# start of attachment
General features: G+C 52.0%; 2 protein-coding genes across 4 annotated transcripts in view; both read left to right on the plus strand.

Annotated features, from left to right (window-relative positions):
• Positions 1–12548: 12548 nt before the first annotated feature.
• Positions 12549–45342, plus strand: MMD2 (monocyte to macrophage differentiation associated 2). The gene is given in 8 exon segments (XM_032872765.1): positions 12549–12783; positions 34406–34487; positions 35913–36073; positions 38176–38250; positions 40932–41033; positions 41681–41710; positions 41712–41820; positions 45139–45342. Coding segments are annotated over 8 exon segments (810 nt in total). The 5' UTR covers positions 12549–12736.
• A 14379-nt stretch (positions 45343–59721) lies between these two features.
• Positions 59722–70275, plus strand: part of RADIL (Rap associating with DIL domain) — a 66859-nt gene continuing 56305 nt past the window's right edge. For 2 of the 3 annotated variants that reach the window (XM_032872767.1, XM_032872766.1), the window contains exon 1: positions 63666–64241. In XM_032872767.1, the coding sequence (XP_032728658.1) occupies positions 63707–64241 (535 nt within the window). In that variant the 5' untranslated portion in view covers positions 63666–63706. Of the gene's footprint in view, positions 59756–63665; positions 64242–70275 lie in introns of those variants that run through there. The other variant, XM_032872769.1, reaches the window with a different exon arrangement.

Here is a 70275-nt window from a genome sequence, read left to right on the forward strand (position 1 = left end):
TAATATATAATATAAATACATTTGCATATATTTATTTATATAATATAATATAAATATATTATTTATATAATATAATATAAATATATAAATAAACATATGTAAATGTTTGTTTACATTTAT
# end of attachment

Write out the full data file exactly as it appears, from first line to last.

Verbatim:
General features: G+C 52.0%; 2 protein-coding genes across 4 annotated transcripts in view; both read left to right on the plus strand.

Annotated features, from left to right (window-relative positions):
• Positions 1–12548: 12548 nt before the first annotated feature.
• Positions 12549–45342, plus strand: MMD2 (monocyte to macrophage differentiation associated 2). The gene is given in 8 exon segments (XM_032872765.1): positions 12549–12783; positions 34406–34487; positions 35913–36073; positions 38176–38250; positions 40932–41033; positions 41681–41710; positions 41712–41820; positions 45139–45342. Coding segments are annotated over 8 exon segments (810 nt in total). The 5' UTR covers positions 12549–12736.
• A 14379-nt stretch (positions 45343–59721) lies between these two features.
• Positions 59722–70275, plus strand: part of RADIL (Rap associating with DIL domain) — a 66859-nt gene continuing 56305 nt past the window's right edge. For 2 of the 3 annotated variants that reach the window (XM_032872767.1, XM_032872766.1), the window contains exon 1: positions 63666–64241. In XM_032872767.1, the coding sequence (XP_032728658.1) occupies positions 63707–64241 (535 nt within the window). In that variant the 5' untranslated portion in view covers positions 63666–63706. Of the gene's footprint in view, positions 59756–63665; positions 64242–70275 lie in introns of those variants that run through there. The other variant, XM_032872769.1, reaches the window with a different exon arrangement.

Here is a 70275-nt window from a genome sequence, read left to right on the forward strand (position 1 = left end):
TAATATATAATATAAATACATTTGCATATATTTATTTATATAATATAATATAAATATATTATTTATATAATATAATATAAATATATAAATAAACATATGTAAATGTTTGTTTACATTTAT